Wednesday, August 20, 2008

Pinching Pennies

We often use the phrase "pinching pennies" when describing a thrifty perspective.  Perhaps it's not such a popular turn of phrase these days but we still all recognize its meaning: finding ways to cut corners and hold on to our money.  

Strange that we identify with this when we hardly ever deal with pennies.  In fact, some people believe that we should do away with this near-obsolete currency; one group has a whole website devoted to it!

Today I've been reading a paper from Feminist Studies, "Housewives, Socialists and the Politics of Food: The 1917 New York Cost-of-Living Protests" by Dana Frank (1985).  It looks at the food riots and the connection to the Socialist party which had a stronghold in NYC at the time.  In the paper, Frank documents examples of increases in the cost of food: potatoes suddenly went from $0.05/lb to $0.10/lb, onions from $0.14/lb to $0.18.

It's hard to connect with what those four or five pennies mean.  I remember reading All-Of-A-Kind Family by Sydney Taylor about a family of five young jewish girls growing up on the Lower East Side at the turn of the century (I should definitely re-read this book).  I remember the girls going to the cracker barrels to buy 1/2 cent crackers as a special treat!  I could never figure out how they actually paid for it - how could they possibly split a penny in half?  Did they give the shopkeeper the other half for future credit?  Adolescent misunderstanding aside, it's still hard to comprehend.  Nowadays, when prices go up, they seem more likely to increase by a quarter or a dollar so as to facilitate making change. Just look at the MTA - their fare increases to the single-ride fare jump by $0.50 at a time (we won't talk about the monthly card).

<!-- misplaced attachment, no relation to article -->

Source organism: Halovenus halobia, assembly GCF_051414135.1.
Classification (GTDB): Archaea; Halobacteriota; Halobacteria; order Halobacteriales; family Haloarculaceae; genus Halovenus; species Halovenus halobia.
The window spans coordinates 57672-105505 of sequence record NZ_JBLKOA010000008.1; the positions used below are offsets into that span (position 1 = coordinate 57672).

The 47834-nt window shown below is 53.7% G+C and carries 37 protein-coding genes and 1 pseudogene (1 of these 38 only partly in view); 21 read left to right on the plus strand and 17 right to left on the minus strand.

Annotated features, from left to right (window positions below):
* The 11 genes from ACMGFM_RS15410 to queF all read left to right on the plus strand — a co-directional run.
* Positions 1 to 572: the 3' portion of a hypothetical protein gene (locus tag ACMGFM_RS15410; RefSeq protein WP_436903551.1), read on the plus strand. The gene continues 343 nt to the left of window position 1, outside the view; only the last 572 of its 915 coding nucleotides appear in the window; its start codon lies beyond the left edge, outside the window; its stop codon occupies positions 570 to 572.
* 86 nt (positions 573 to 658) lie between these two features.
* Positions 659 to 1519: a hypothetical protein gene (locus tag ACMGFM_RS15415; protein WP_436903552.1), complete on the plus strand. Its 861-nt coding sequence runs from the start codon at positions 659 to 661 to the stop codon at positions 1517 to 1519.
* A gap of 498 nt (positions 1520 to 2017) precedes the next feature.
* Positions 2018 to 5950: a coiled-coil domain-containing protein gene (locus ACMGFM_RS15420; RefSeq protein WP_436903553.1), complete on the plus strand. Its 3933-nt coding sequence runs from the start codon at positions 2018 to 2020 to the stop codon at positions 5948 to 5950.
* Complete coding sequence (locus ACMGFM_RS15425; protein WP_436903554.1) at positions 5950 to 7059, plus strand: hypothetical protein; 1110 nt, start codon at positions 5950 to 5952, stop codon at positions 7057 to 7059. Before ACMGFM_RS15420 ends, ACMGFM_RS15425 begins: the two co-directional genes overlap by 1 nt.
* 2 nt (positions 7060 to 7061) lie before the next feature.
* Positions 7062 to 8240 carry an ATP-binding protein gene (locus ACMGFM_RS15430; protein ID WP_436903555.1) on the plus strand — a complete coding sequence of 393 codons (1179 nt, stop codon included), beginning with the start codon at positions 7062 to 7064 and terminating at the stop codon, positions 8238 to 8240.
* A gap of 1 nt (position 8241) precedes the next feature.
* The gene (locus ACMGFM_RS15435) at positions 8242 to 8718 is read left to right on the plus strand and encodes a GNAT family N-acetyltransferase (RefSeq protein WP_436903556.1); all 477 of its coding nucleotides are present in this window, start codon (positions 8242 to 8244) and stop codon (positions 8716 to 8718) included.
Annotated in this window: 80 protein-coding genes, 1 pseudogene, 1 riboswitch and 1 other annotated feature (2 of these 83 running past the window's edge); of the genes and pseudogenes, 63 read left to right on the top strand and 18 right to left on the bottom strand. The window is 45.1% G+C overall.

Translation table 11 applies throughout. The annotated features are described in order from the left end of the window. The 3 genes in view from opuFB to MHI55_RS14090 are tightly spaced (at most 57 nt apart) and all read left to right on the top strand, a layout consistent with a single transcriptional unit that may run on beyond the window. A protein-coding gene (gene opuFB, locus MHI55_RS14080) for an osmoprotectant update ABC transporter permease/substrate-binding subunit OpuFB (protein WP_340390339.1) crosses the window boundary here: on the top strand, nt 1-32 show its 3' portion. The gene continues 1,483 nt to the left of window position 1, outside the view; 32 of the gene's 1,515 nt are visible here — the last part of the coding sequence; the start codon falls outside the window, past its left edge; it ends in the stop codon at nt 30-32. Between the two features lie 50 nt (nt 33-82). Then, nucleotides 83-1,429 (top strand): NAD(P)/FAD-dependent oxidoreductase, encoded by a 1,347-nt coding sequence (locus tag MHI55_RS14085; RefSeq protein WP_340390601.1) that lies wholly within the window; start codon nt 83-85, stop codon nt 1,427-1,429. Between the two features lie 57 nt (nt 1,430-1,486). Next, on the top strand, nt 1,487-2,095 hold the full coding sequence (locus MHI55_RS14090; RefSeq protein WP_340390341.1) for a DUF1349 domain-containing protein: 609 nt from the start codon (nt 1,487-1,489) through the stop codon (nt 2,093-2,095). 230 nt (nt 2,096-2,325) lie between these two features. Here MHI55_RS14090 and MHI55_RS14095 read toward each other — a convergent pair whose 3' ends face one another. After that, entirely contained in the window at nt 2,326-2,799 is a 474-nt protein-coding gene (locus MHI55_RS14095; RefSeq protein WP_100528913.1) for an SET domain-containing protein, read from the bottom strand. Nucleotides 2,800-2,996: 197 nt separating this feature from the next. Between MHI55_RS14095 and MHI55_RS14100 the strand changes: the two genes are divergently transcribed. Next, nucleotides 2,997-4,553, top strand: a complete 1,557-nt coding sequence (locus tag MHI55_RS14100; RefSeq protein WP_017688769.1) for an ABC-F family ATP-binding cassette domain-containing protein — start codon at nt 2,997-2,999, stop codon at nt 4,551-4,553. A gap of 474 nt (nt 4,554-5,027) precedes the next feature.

A huge difference today is that we can (most of us do) live on credit.  When the price of food goes up, we'll probably just put it on our credit card (or put something else on the credit card) to compensate.  That is, of course, my own perspective and I realize that I am very fortunate.  I know that millions of people around the world can't do that. In America, perhaps, we are living in a very warped world indeed.

There's one quote in the article that stuck out to me, from a woman protester explaining why it was necessary to boycott and riot:

"With $14 a week, we used to just make a living.  With prices as they are now, we could not even live on $2 a day.  We would just exist."

Let us not forget that almost one hundred years later, there are still people trying to exist on $2 a day.

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